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John Dee - Tuba Veneris or The Trumpet of Venus English Version (308.0 Kb)

Cover of John Dee's Book Tuba Veneris or The Trumpet of Venus English VersionBook downloads: 121
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This translation was made primarily from London's Warburg Institute Ms. FBH 51 (written about 1600, +/- 20 years), following the comparison made by Jorg M. Meier between that handwritten manuscript and eight others, especially Munich's Bayerische Staatsbibliothek, Cod. lat. 27005 (17th century), Erlanger's Universitatsbibliothek Erlangen-Nurnberg Ms. 854 (second half of the 17th century), and the 1794 Gedrucker text from Vienna. Except as noted, we've followed the Warburg copy except to regularize spelling or grammar (i.e., ... More >>>
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Category 1:  Alchemical Works
Category 2:  Enochian Magic
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Author:      John Dee
Format:      eBook
This translation was made primarily from London's Warburg Institute Ms. FBH 51 (written about 1600, +/- 20 years), following the comparison made by Jorg M. Meier between that handwritten manuscript and eight others, especially Munich's Bayerische Staatsbibliothek, Cod. lat. 27005 (17th century), Erlanger's Universitatsbibliothek Erlangen-Nurnberg Ms. 854 (second half of the 17th century), and the 1794 Gedrucker text from Vienna. Except as noted, we've followed the Warburg copy except to regularize spelling or grammar (i.e., when it says 'pargamento' (parchment), we've used the more typical spelling 'pergamento'). Where no manuscript follows usual spelling or grammar we've used the Warburg manuscript, and we've also followed Meier's transcription of capitalization and inter-paginal line breaks

from that version.

About Author:

John Dee (July 13, 1527 - 1608) was a noted British mathematician, astronomer, astrologer, geographer, occultist, and consultant to Queen Elizabeth I. He also devoted much of his life to alchemy, divination, and Hermetic philosophy.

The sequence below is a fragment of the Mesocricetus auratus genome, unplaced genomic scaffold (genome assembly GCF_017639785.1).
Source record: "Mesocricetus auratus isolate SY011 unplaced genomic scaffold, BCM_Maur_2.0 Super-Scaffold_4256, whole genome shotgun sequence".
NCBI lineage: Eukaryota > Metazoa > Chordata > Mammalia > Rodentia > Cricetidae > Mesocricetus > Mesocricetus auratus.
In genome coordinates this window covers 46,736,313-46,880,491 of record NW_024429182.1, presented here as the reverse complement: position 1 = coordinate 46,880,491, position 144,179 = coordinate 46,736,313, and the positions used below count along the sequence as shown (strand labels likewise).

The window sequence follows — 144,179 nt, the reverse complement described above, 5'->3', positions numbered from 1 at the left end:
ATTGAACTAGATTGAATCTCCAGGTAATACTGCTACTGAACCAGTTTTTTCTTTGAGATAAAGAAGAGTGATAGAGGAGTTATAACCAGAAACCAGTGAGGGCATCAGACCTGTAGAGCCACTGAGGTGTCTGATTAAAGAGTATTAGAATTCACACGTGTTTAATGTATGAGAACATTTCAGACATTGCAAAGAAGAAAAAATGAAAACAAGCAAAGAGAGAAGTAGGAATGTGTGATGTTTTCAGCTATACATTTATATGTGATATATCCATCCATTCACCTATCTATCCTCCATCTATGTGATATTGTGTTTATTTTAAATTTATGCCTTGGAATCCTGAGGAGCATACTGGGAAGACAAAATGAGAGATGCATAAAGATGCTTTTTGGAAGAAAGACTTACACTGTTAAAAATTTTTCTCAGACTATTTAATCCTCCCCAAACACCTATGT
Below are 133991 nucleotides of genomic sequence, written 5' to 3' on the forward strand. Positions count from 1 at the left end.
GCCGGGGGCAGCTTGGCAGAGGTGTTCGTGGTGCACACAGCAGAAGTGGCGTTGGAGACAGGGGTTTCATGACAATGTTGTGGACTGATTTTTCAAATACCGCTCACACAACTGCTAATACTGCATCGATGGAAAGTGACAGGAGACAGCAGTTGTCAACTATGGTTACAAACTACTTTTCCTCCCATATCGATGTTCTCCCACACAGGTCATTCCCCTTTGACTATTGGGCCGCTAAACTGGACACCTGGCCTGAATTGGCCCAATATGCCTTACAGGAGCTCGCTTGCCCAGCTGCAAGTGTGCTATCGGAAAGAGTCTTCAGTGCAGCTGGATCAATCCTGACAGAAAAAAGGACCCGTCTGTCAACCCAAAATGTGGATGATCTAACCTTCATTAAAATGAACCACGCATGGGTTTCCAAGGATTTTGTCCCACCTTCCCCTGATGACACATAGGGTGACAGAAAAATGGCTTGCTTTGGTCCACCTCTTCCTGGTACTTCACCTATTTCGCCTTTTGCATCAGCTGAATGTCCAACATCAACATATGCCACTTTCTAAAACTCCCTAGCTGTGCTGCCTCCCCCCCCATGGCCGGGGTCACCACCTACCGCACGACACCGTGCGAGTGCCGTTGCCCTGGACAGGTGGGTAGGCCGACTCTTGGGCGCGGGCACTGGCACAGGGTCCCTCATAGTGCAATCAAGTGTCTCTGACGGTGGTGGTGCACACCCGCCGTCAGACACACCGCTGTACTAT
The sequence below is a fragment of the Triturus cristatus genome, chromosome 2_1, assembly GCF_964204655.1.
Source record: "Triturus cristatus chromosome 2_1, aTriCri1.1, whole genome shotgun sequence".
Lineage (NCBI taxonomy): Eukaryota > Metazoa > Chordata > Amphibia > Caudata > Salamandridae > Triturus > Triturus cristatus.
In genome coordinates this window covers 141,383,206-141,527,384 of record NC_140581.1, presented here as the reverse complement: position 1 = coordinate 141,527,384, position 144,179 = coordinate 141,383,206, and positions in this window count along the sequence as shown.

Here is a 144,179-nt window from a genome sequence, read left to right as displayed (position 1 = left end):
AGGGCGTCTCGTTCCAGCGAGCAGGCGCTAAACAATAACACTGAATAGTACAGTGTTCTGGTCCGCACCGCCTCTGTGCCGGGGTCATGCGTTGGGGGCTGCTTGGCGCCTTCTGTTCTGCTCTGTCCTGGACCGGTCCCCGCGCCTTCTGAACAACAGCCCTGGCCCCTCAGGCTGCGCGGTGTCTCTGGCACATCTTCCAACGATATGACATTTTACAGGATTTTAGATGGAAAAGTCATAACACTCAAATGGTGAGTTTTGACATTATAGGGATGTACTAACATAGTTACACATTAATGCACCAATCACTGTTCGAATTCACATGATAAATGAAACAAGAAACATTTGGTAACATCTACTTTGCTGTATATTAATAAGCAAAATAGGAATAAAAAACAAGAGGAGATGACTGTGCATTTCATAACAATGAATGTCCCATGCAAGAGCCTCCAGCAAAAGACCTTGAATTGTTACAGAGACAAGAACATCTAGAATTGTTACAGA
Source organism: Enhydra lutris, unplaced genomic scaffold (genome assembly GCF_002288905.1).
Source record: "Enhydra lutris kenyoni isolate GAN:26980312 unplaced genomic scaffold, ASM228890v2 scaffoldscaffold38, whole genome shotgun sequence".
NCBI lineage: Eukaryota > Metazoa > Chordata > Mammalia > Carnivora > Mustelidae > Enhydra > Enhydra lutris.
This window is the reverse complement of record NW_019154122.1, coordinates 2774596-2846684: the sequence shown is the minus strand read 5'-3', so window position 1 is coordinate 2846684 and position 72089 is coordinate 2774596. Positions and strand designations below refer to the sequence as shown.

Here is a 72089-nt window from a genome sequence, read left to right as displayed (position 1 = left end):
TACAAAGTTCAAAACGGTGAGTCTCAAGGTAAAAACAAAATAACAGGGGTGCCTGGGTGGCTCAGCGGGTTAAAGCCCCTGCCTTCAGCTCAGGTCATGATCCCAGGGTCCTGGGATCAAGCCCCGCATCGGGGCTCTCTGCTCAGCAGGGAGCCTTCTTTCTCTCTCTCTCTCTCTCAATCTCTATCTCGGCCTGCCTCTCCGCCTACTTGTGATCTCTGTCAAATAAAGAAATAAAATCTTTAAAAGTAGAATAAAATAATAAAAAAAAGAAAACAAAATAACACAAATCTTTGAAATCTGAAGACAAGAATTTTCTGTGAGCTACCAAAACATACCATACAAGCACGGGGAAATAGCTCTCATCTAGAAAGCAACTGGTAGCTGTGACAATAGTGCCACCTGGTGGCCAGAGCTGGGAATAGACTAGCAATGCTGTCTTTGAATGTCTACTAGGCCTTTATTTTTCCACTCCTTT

Dee straddled the worlds of science and magic just as they were becoming distinguishable. One of the most learned men of his age, he had been invited to lecture on advanced algebra at the University of Paris while still in his early twenties. Dee was an ardent promoter of mathematics and a respected astronomer, as well as a leading expert in navigation, having trained many of those who would conduct England's voyages of discovery. In one of several tracts which Dee wrote in the 1580s encouraging British exploratory expeditions in search of the Northwest Passage, he appears to have coined the term "British Empire."

Simultaneously with these efforts, Dee immersed himself in the worlds of magic, astrology, and Hermetic philosophy. He devoted much time and effort in the last thirty years or so of his life to attempting to commune with angels in order to learn the universal language of creation. A student of the Renaissance Neo-Platonism of Marsilio Ficino, Dee did not draw distinctions between his mathematical research and his investigations into Hermetic magic and divination, instead considering both ventures to constitute different facets of the same quest: the search for a transcendent understanding of the divine forms which underlie the visible world.

Dee's status as a respected scholar also allowed him to play a role in Elizabethan politics. He served as an occasional adviser and tutor to Elizabeth I and nurtured relationships with her two leading ministers, Francis Walsingham and William Cecil.

In his lifetime Dee amassed the largest library in England and one of the largest in Europe.